Will ex­ter­nal bench­mark rate be a re­al­ity?

Hindustan Times ST (Mumbai) - - WORLD - Viv­ina Vish­wanathan viv­[email protected]

MUM­BAI: If you have a loan and it is on a float­ing rate, you will know that it is linked to a bench­mark lend­ing rate which can vary de­pend­ing on the in­ter­est rate cy­cle.

In the De­cem­ber mone­tary pol­icy meet, the Re­serve Bank of In­dia (RBI) had pro­posed that all banks should link float­ing rate loans to ex­ter­nal bench­mark rate from April 1, 2019, and do away with mar­ginal cost of funds-based lend­ing rate (MCLR) to pro­vide trans­parency. The cen­tral bank had given three op­tions—pol­icy repo rate, 91 days trea­sury bill yield, 182 days trea­sury bill yield or any other bench­mark mar­ket in­ter­est rate pro­duced by the Fi­nan­cial Bench­marks In­dia Pvt. Ltd.

Cur­rently, all new loans are linked to MCLR since April 1, 2016. How­ever, the pro­posal is un­der re­view and bankers say the im­ple­men­ta­tion is chal­leng­ing.

The dis­cus­sion pa­per was placed in the pub­lic do­main re­gard­ing ex­ter­nal bench­mark rate. We have got a lot of com­ments from the pub­lic as well as from the banks. It is cur­rently un­der ex­am­i­na­tion. SHAKTIKANTA DAS, RBI gover­nor, dur­ing the lat­est mone­tary pol­icy an­nounce­ment.

EX­TER­NAL BENCH­MARK RATE STILL UN­DER RE­VIEW Last week, dur­ing the lat­est mone­tary pol­icy an­nounce­ment, the RBI said the pro­posal to link loans to ex­ter­nal bench­mark is still un­der re­view.

“The dis­cus­sion pa­per was placed in the pub­lic do­main re­gard­ing ex­ter­nal bench­mark rate. We have got a lot of com­ments from the pub­lic as well as from banks. It is cur­rently un­der ex­am­i­na­tion,” said RBI gover­nor Shaktikanta Das, dur­ing the mone­tary pol­icy an­nounce­ment.

Ac­cord­ing to bankers, shift­ing to ex­ter­nal bench­mark rate will be a chal­lenge con­sid­er­ing banks in In­dia de­pend on de­posits to lend money and de­pos­i­tors look for fixed rates. “Any de­pos­i­tor wants a fixed rate of in­ter­est. In In­dia, banks de­pend on pub­lic de­posits. If you look at the banks’ li­a­bil­ity side on bal­ance sheets, al­most 85-90% is de­posits. And rest is cap­i­tal re­serves. If you are so de­pen­dent on pub­lic de­posits and you re­move sav­ings ac­count, which is a fixed rate of in­ter­est, from there, your float­ing rate on li­a­bil­ity side will be prac­ti­cally ab­sent in bank bal­ance sheets. On the as­set side, if you move ev­ery­thing to mar­ket bench­mark-linked pric­ing, then there will be huge as­set-li­a­bil­ity mis­match for the bank. Right now, it is linked to MCLR which is linked to de­posit rates. When you have an ex­ter­nal rate, banks have to be suc­cess­ful in rais­ing float­ing rate de­posits. If I am lend­ing some­thing on say a three-month trea­sury bill, I should be able to raise de­posits linked to three-month trea­sury bills,” said Ashutosh Kha­juria, ex­ec­u­tive di­rec­tor and chief fi­nan­cial of­fi­cer, Fed­eral Bank Ltd.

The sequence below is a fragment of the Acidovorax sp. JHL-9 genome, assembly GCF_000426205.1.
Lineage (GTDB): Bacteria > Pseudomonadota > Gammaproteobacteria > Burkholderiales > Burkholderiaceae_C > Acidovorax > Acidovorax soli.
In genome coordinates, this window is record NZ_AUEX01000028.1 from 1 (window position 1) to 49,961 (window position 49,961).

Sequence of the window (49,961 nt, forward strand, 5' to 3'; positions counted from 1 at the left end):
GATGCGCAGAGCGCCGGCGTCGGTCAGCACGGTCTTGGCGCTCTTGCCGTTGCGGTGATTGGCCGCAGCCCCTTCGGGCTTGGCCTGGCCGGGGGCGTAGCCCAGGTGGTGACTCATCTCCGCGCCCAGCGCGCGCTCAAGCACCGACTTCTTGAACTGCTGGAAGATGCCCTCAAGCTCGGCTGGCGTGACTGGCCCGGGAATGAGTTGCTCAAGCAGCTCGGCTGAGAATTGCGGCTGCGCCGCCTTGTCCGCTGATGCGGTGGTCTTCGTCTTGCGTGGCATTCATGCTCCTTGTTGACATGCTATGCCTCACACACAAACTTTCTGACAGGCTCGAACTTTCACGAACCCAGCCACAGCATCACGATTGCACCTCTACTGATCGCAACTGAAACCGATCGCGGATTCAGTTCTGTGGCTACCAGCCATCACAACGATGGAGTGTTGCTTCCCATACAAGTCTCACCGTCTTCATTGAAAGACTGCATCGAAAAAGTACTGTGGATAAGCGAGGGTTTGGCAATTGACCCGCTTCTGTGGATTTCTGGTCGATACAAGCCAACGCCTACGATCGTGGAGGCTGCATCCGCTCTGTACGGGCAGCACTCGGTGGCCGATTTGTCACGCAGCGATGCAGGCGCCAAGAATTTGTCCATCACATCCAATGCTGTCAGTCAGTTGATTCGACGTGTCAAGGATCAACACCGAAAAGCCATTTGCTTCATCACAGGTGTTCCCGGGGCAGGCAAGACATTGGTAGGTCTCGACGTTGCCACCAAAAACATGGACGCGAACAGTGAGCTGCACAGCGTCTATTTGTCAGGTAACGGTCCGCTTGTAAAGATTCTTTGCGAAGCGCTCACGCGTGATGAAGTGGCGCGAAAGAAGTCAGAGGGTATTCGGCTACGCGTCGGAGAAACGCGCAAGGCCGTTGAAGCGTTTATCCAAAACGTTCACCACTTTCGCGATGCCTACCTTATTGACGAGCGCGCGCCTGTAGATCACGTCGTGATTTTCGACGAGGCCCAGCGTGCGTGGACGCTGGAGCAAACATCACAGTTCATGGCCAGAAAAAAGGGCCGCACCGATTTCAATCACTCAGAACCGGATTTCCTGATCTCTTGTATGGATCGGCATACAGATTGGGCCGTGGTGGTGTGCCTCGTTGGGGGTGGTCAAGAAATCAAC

The RBI gover­nor had fur­ther said the apex bank is in talks with banks for mone­tary trans­mis­sion. “When­ever there is a pol­icy rate re­duc­tion, it is RBI’S ex­pec­ta­tion that mone­tary trans­mis­sion takes place. But we have to keep in mind that the lend­ing and fix­ing of the rate of in­ter­est is a func­tion of the banks. We will be hav­ing an in­ter­ac­tion as I men­tioned in the next fort­night or so. We will have meet­ings with CEOS and MDS of all banks and we will be dis­cussing these is­sues, in­clud­ing the is­sue of mone­tary trans­mis­sion and let’s see,” Das said.

WHAT NEXT?

Though it is still wait and watch for the im­ple­men­ta­tion of ex­ter­nal bench­mark rates, two things are likely to hap­pen.

One, banks may look at opt­ing for float­ing rate de­posits to im­ple­ment ex­ter­nal-linked bench­mark rate. So, in­stead of fixed de­posit, you may have float­ing rate de­posits.

Two, if the ex­ter­nal bench­mark rate is im­ple­mented, your in­ter­est rates will change faster than usual, mak­ing your loans rates more volatile.

Also, you will have a higher spread on your home loans than the ex­ist­ing one.

It is too early to say whether it will work or not.

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